There are parts of Los Angeles that have begun to defy the post-war and Hollywood narratives that have defined this city for over fifty years. Communities like Eagle Rock offer up a multicultural re-imagining of the suburb. Northwest of downtown and tucked between the posh estates of Pasadena and the mall-ified Glendale, Eagle Rock has slowly (re)defined itself as an affordable destination for arts professionals (aspiring and otherwise) who are starting families and the middle class hold outs who are holding on to their California take on the American dream. Why am I so interested in this changing community? What draws me to Eagle Rocks' main commercial drag of Colorado Boulevard? Today, it's a hamburger, of course.
A Haute Burger on the Boulevard
The Oinkster is chef Andre Guerrero's take on the mid-century hamburger spot and it's not surprising that he's gotten a lot of things very right. Guerrero grew up in the restaurant business and has enjoyed success on the higher end of the market with his two Studio City restaurants: the upscale Mexican establishment Senor Fred's and the Cal-Asian Max Restaurant. His food bona fides are certain, but one of his best decisions was the location and look of his re-imagining of the fast food restaurant. Guerrero chose the defunct A-framed Jim's Burgers-—a fantastic representation of the Googie architecture of the 1940s to 1960s. Think "space age" spaces that are called Futurist, but feel antiquated. I love them. For me, being around so much mid-century architecture is one of the treats of living in Southern California. The remodel is clean and pleasing: The interior is full of red vinyl and stainless steel and the patio is rimmed in mod bamboo hedges. Groovy.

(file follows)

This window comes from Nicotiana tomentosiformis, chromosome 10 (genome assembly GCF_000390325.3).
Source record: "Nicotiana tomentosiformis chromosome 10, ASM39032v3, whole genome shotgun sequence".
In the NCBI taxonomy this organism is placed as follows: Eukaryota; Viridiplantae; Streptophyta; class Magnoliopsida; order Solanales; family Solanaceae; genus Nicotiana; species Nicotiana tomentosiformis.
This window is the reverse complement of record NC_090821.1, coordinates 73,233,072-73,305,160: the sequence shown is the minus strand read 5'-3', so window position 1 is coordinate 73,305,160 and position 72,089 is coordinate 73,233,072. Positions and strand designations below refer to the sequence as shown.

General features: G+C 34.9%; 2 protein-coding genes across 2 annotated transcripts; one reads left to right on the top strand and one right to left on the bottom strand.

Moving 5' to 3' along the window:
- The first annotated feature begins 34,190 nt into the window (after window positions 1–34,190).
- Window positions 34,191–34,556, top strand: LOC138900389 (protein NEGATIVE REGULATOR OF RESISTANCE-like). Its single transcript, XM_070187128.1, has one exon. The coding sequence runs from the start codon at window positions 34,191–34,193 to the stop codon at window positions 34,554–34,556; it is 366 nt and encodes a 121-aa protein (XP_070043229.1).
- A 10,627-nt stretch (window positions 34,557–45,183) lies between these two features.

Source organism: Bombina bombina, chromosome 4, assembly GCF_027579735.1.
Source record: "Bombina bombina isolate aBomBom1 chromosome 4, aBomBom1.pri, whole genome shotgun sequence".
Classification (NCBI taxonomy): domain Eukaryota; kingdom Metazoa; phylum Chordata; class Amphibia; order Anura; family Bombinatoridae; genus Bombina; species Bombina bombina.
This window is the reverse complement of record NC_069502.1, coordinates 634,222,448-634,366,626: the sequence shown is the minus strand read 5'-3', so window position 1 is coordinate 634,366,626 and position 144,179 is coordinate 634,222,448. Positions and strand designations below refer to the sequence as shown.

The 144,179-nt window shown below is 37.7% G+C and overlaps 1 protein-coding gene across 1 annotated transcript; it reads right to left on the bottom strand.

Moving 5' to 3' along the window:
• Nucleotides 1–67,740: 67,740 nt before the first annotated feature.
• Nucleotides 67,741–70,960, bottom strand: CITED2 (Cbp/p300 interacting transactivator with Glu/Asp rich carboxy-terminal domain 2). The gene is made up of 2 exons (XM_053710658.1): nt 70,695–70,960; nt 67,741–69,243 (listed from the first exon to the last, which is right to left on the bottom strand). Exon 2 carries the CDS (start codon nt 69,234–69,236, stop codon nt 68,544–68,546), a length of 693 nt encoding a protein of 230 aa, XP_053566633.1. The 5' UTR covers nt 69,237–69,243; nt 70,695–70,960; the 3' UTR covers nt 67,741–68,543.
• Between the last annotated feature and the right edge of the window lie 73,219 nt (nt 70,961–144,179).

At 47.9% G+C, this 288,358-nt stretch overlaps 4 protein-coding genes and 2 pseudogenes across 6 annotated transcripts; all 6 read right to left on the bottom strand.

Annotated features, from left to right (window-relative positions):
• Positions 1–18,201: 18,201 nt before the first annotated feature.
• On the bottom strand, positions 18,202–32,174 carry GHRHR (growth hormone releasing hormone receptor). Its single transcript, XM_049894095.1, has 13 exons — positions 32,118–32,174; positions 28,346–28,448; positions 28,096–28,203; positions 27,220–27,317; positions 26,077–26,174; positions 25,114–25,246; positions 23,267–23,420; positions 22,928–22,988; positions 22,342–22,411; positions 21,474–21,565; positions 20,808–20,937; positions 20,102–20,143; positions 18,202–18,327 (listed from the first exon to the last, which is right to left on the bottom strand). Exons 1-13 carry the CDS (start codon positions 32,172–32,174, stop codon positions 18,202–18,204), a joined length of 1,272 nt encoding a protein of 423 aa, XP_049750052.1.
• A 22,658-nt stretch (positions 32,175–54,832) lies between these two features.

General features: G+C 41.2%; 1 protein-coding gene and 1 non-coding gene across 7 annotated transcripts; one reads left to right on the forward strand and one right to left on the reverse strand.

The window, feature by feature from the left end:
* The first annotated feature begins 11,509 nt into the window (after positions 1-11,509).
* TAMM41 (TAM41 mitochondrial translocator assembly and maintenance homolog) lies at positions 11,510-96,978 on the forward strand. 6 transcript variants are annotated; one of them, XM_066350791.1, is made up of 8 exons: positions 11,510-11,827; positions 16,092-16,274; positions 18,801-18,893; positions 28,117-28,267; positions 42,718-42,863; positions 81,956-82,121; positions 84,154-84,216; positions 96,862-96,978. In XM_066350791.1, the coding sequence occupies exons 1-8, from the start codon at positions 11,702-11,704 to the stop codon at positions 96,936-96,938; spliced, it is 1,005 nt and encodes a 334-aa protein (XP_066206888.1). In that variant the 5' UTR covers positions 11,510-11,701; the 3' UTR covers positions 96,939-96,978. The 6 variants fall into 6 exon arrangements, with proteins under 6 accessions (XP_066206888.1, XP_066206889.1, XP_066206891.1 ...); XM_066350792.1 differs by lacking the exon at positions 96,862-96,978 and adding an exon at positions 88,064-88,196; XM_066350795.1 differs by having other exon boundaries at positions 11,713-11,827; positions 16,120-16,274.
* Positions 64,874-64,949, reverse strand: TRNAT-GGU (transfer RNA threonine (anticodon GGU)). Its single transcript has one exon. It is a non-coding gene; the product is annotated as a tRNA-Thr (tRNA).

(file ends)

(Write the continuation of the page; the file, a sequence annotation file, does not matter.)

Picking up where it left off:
Fast Food Looks Are Deceiving
The motto at The Oinkster is "Slow Fast Food" and this clever word play reveals itself as an ethos in a number of ways. You order at the register from a wall menu that looks like a traditional burger joint's bill of fare until you look a little closer and see that it's filled with the chef's take on some lowbrow staples. Guerrero developed his own pastrami cure, a homemade, Carolina-style pulled pork, and a fancy chicken salad. Of course, at The Oinkster, as in life, just because there are other things to eat besides burgers doesn't mean I have to try them.